MANAGEMENT OF PRATYLENCHUS COFFEAE ON BANANA PLANTLETS BY SOLARIZATION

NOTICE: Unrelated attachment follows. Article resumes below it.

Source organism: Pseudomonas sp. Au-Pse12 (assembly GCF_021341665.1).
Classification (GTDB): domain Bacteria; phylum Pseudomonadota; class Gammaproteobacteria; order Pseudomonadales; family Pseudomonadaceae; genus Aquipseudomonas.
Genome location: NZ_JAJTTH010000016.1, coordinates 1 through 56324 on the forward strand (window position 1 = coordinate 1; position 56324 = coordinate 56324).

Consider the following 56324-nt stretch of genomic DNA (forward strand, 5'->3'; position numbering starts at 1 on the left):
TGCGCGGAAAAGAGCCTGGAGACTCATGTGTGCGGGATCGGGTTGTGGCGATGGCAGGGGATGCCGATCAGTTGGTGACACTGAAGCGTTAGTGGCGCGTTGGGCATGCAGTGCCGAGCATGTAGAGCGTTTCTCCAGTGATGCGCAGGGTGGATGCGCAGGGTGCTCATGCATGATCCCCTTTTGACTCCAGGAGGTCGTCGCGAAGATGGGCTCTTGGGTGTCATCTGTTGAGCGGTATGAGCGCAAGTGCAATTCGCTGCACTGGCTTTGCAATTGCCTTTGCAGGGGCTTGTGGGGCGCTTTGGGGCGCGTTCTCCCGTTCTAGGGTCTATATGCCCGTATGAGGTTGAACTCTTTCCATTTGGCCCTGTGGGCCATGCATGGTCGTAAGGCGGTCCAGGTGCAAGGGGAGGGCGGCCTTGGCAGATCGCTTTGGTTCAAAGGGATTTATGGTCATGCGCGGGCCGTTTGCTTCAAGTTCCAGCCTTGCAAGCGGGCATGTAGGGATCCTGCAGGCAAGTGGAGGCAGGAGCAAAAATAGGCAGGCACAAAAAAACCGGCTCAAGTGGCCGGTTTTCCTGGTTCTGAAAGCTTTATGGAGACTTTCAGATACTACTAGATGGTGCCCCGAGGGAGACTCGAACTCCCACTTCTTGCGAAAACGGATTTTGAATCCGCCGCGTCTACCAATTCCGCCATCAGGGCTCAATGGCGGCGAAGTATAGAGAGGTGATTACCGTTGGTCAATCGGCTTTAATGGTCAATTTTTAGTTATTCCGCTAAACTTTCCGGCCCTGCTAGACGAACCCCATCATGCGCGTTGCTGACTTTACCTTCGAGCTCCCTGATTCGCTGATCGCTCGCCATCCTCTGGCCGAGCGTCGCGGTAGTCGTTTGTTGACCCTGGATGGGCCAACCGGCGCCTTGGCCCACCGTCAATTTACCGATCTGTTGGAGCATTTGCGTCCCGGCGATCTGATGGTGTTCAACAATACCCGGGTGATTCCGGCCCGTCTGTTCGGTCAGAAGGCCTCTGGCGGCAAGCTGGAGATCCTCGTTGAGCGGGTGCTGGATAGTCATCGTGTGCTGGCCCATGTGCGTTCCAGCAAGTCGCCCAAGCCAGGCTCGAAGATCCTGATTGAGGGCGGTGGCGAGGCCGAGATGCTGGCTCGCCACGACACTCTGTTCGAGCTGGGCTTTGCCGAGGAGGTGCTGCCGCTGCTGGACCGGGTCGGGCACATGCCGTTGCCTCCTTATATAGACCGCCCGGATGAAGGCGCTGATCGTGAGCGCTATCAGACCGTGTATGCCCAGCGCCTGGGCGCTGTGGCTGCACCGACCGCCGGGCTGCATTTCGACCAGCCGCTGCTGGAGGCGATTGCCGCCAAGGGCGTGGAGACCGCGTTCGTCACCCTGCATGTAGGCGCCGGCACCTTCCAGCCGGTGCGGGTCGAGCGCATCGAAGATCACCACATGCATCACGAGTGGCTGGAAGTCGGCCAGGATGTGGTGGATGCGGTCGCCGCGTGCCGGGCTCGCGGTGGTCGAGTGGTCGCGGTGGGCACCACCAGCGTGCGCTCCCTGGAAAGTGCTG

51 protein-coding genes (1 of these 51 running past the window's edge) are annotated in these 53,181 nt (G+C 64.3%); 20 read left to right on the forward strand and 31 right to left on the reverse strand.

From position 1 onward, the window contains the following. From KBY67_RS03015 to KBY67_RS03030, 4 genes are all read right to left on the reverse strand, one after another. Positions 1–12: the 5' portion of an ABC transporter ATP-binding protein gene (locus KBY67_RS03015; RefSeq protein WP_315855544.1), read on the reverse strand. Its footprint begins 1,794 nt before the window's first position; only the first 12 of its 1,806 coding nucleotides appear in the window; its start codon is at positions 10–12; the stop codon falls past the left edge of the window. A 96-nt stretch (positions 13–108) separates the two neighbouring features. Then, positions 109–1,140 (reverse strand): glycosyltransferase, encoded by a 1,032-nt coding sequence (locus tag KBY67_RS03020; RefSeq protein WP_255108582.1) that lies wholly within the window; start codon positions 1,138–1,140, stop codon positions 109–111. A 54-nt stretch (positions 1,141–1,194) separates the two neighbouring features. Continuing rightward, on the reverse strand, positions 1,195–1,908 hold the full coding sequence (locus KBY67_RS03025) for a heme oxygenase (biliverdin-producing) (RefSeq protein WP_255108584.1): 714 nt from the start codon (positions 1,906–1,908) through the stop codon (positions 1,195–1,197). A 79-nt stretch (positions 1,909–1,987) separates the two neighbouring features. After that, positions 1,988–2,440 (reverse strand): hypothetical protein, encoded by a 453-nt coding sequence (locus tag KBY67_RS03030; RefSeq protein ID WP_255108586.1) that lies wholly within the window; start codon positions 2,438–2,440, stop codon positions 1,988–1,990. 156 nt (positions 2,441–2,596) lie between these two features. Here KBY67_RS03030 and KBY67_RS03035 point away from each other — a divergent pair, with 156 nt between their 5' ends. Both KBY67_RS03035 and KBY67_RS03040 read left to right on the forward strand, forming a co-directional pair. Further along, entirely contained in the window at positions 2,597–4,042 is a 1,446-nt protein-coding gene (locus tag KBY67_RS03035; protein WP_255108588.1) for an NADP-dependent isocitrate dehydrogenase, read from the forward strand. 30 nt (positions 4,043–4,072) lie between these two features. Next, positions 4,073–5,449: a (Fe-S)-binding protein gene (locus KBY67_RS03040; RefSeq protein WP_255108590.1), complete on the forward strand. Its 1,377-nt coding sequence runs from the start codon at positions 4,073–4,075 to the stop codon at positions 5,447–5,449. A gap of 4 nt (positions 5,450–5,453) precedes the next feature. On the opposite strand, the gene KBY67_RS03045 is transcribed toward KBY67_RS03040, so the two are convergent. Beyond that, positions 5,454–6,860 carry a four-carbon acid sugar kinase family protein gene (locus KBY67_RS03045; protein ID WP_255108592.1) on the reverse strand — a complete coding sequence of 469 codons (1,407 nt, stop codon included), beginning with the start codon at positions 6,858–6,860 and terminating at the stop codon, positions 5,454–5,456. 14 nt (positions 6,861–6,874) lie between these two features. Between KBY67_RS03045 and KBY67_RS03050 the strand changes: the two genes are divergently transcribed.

The objective of this work was to investigate the effects of solarization on banana rhizome seedlings infected with Pratylenchus coffeae. The experiment was performed outdoors, during the dry season, with infected rhizomes wrapped within two layers of clear plastic bags and exposed to sunlight for 0, 2, 6, and 8 h, from 8:30 to 16:30 hr. The air temperatures of the area were recorded, and the rhizome temperatures were recorded and registered automatically and continuously with a PROB-107 sensor. After exposure to sunlight, the infected rhizomes were grown in pots containing sterilized soil under greenhouse conditions for 3 months. The percentage of sucker emergence and nematode population in the root, rhizome, and soil was recorded. Solarization treatments did not affect sucker emergence. The maximum temperatures registered in the rhizomes were of 27.0, 36.9, 54.3 and 51.8ºC (corresponding to the exposure periods of 0, 2, 6, and 8 hr, respectively). The sunlight exposition treatment of infected rhizomes for 6 and 8 hr reduced the population density of P. coffeae. Solarization is a promising method to reduce plant-parasitic nematode populations in banana plantlets.